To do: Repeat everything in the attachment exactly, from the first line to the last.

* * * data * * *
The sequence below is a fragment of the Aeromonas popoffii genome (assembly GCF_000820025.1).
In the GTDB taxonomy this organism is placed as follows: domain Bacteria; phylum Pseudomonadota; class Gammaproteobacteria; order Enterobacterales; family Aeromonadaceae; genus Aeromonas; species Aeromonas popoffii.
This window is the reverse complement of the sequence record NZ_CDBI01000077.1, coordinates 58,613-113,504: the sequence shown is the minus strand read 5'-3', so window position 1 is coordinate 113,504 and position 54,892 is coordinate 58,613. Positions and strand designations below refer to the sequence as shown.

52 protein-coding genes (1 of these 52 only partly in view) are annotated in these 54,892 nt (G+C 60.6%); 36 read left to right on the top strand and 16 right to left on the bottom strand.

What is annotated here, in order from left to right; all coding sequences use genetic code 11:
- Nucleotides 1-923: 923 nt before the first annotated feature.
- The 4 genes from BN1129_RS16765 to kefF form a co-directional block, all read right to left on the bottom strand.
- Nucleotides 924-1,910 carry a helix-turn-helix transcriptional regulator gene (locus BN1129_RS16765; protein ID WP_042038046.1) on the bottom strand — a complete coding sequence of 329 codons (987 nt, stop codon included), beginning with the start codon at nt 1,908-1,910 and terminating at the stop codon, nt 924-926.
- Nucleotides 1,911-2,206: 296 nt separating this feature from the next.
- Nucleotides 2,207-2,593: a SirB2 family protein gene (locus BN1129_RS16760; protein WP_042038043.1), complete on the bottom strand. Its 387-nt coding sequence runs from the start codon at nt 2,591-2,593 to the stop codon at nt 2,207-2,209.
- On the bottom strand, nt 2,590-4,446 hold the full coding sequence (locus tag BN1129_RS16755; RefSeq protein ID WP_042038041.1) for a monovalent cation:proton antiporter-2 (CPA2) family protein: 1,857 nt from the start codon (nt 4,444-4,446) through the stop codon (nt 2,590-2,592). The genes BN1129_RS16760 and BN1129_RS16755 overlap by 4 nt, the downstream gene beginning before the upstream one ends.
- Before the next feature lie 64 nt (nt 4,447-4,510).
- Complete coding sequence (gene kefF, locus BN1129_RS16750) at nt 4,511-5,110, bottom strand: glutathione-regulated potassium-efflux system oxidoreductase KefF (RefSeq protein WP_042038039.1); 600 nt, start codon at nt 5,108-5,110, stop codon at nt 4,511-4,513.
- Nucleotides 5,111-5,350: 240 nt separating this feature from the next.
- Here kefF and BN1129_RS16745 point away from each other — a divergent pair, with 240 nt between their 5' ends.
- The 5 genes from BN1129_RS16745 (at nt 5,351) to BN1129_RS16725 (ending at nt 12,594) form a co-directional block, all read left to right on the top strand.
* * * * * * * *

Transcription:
The sequence below is a fragment of the Aeromonas popoffii genome (assembly GCF_000820025.1).
In the GTDB taxonomy this organism is placed as follows: domain Bacteria; phylum Pseudomonadota; class Gammaproteobacteria; order Enterobacterales; family Aeromonadaceae; genus Aeromonas; species Aeromonas popoffii.
This window is the reverse complement of the sequence record NZ_CDBI01000077.1, coordinates 58,613-113,504: the sequence shown is the minus strand read 5'-3', so window position 1 is coordinate 113,504 and position 54,892 is coordinate 58,613. Positions and strand designations below refer to the sequence as shown.

52 protein-coding genes (1 of these 52 only partly in view) are annotated in these 54,892 nt (G+C 60.6%); 36 read left to right on the top strand and 16 right to left on the bottom strand.

What is annotated here, in order from left to right; all coding sequences use genetic code 11:
- Nucleotides 1-923: 923 nt before the first annotated feature.
- The 4 genes from BN1129_RS16765 to kefF form a co-directional block, all read right to left on the bottom strand.
- Nucleotides 924-1,910 carry a helix-turn-helix transcriptional regulator gene (locus BN1129_RS16765; protein ID WP_042038046.1) on the bottom strand — a complete coding sequence of 329 codons (987 nt, stop codon included), beginning with the start codon at nt 1,908-1,910 and terminating at the stop codon, nt 924-926.
- Nucleotides 1,911-2,206: 296 nt separating this feature from the next.
- Nucleotides 2,207-2,593: a SirB2 family protein gene (locus BN1129_RS16760; protein WP_042038043.1), complete on the bottom strand. Its 387-nt coding sequence runs from the start codon at nt 2,591-2,593 to the stop codon at nt 2,207-2,209.
- On the bottom strand, nt 2,590-4,446 hold the full coding sequence (locus tag BN1129_RS16755; RefSeq protein ID WP_042038041.1) for a monovalent cation:proton antiporter-2 (CPA2) family protein: 1,857 nt from the start codon (nt 4,444-4,446) through the stop codon (nt 2,590-2,592). The genes BN1129_RS16760 and BN1129_RS16755 overlap by 4 nt, the downstream gene beginning before the upstream one ends.
- Before the next feature lie 64 nt (nt 4,447-4,510).
- Complete coding sequence (gene kefF, locus BN1129_RS16750) at nt 4,511-5,110, bottom strand: glutathione-regulated potassium-efflux system oxidoreductase KefF (RefSeq protein WP_042038039.1); 600 nt, start codon at nt 5,108-5,110, stop codon at nt 4,511-4,513.
- Nucleotides 5,111-5,350: 240 nt separating this feature from the next.
- Here kefF and BN1129_RS16745 point away from each other — a divergent pair, with 240 nt between their 5' ends.
- The 5 genes from BN1129_RS16745 (at nt 5,351) to BN1129_RS16725 (ending at nt 12,594) form a co-directional block, all read left to right on the top strand.